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Earthquake resiliency expert gives assessment from the ground in Morocco

AILSA CHANG, HOST:

In Morocco, communities are still suffering after a 6.8 magnitude earthquake earlier this month left nearly 3,000 people dead and thousands more injured. That's according to the EU's Emergency Response Coordination Center. In addition to the human toll, thousands of buildings were destroyed, and major questions remain about how to rebuild and house those people who have been displaced. Kit Miyamoto has thought a lot about this. He's a structural engineer who specializes in earthquake resiliency, and he's currently in Morocco, traveling around the villages and assessing damage from the earthquake. When I caught up with him from Marrakesh, I asked him, what's been standing out so far?

KIT MIYAMOTO: First of all, if the villages or structures built on top of rock area, like a bedrock - you know? - versus the soft soil in a bottom valley, it has a huge difference in performance. So that's something that we noticed the first thing, OK? And secondly, this area been obviously earthquake-prone for millions of years - you know? - naturally, right? So interesting part of it, actually, believe or not, traditional architecture here evolved throughout these earthquakes over the centuries. So if it built right way, like really follow the tradition way, it actually performed really well.

CHANG: Interesting. The more traditional techniques of building these homes is actually more secure during earthquakes.

MIYAMOTO: Exactly. For example, where they built a roof, roof is made of wood and you actually put this wood or timber almost penetrate through the wall. So when the shaking happens, it doesn't fall off. So if you built like that actually, they're almost indestructible, actually, because such a solid, solid structure...

CHANG: Right.

MIYAMOTO: ...You know? But unfortunately, over the years, you know, many builders told me the owners want to cut costs, so therefore, they don't want to pay for it. So builders cut corners in some of the villages we visited. It's pretty amazing. I mean, one village we visited about - it was about 500 people used to live there. Twenty percent died. We are talking about, you know, only 400 left. It's just amazing. Just that - earthquake was 11 p.m. And here people do stay up late, so, you know, it was a good thing 11 p.m. If it was 1 a.m., 3 a.m. probably more people died, you know?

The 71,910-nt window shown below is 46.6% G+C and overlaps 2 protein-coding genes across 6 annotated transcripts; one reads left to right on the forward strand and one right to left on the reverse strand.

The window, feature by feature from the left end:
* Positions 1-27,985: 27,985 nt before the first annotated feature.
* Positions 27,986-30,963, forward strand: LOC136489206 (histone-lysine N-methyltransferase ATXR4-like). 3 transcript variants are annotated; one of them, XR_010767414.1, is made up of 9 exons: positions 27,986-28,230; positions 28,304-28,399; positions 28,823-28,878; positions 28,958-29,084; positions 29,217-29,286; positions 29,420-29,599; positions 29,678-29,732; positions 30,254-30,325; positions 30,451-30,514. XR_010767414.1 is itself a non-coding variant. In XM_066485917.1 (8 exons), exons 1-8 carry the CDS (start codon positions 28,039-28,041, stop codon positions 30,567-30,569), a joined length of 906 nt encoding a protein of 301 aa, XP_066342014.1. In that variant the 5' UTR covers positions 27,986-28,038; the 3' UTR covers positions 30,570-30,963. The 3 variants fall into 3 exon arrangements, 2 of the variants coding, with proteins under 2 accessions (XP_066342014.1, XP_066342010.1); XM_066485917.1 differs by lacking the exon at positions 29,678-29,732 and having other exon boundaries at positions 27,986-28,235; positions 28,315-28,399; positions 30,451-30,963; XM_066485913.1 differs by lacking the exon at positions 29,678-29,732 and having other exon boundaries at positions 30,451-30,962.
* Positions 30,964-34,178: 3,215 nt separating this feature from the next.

CHANG: 'Cause they would have been in bed and not knowing to escape.

MIYAMOTO: That's right. That's exactly correct.

CHANG: How much of a risk are aftershocks at this point?

MIYAMOTO: Very big.

CHANG: And how much is that complicating efforts to provide safe homes for thousands of displaced people right now?

MIYAMOTO: It's very - risk is high. I mean, aftershock usually last - for magnitude 6.8, it will last probably one year. And sometimes aftershock's even bigger than the first one. That's why people pretty scared. They don't want to go back home yet, even as some of the, you know, village buildings are completely fine. There's no cracks. But they don't want to go there, which I completely understand that.

CHANG: So as you're looking to help these communities rebuild there, how hard do you think it will be to balance the desire to preserve the cultural aspects of so much of the architecture there that has been destroyed while also making them safer?

MIYAMOTO: I think that they both coexist. If you really look carefully how the ancients, you know, built, you know, they understand seismic risk. They understand how they build things, you know, to preserve lives. You know, they know how to do that. We just got to make sure that type of a very detailed understand - you know, nature of it - you know, what they're doing there - to extract the information and then train the other masons and contractors in the area.

CHANG: And as these communities embark on the huge challenge of rebuilding, what is most needed right now?

MIYAMOTO: I think money. I was talking to the village elders. Maybe 50% of the houses there is complete collapsed, right? Gone. And they lost something about, like, 40 people out of 300 people. I mean, just bad. They said that they are going to stay. They want to rebuild. My question was, do you have enough money to reconstruct? They said no. It's a poor area. We estimate about the - somewhere between $300,000 to $500,000 to reconstruct whole thing, whole village. I mean, yes, that's a lot of money. But also, if you look at how many people impact in that, it's not much. You know, talking about 500 people here, you know what I mean? So I think that each of us have to contribute, little by little, to make this happen because this disaster is huge.

CHANG: That is Kit Miyamoto. He's a structural engineer who's currently assessing earthquake damage in Morocco. Thank you so much for spending even this small amount of time with us.

MIYAMOTO: Thanks so much. I really appreciate it.

(SOUNDBITE OF MUSIC) Transcript provided by NPR, Copyright NPR.

NPR transcripts are created on a rush deadline by an NPR contractor. This text may not be in its final form and may be updated or revised in the future. Accuracy and availability may vary. The authoritative record of NPR’s programming is the audio record.

Ailsa Chang is an award-winning journalist who hosts All Things Considered along with Ari Shapiro, Audie Cornish, and Mary Louise Kelly. She landed in public radio after practicing law for a few years.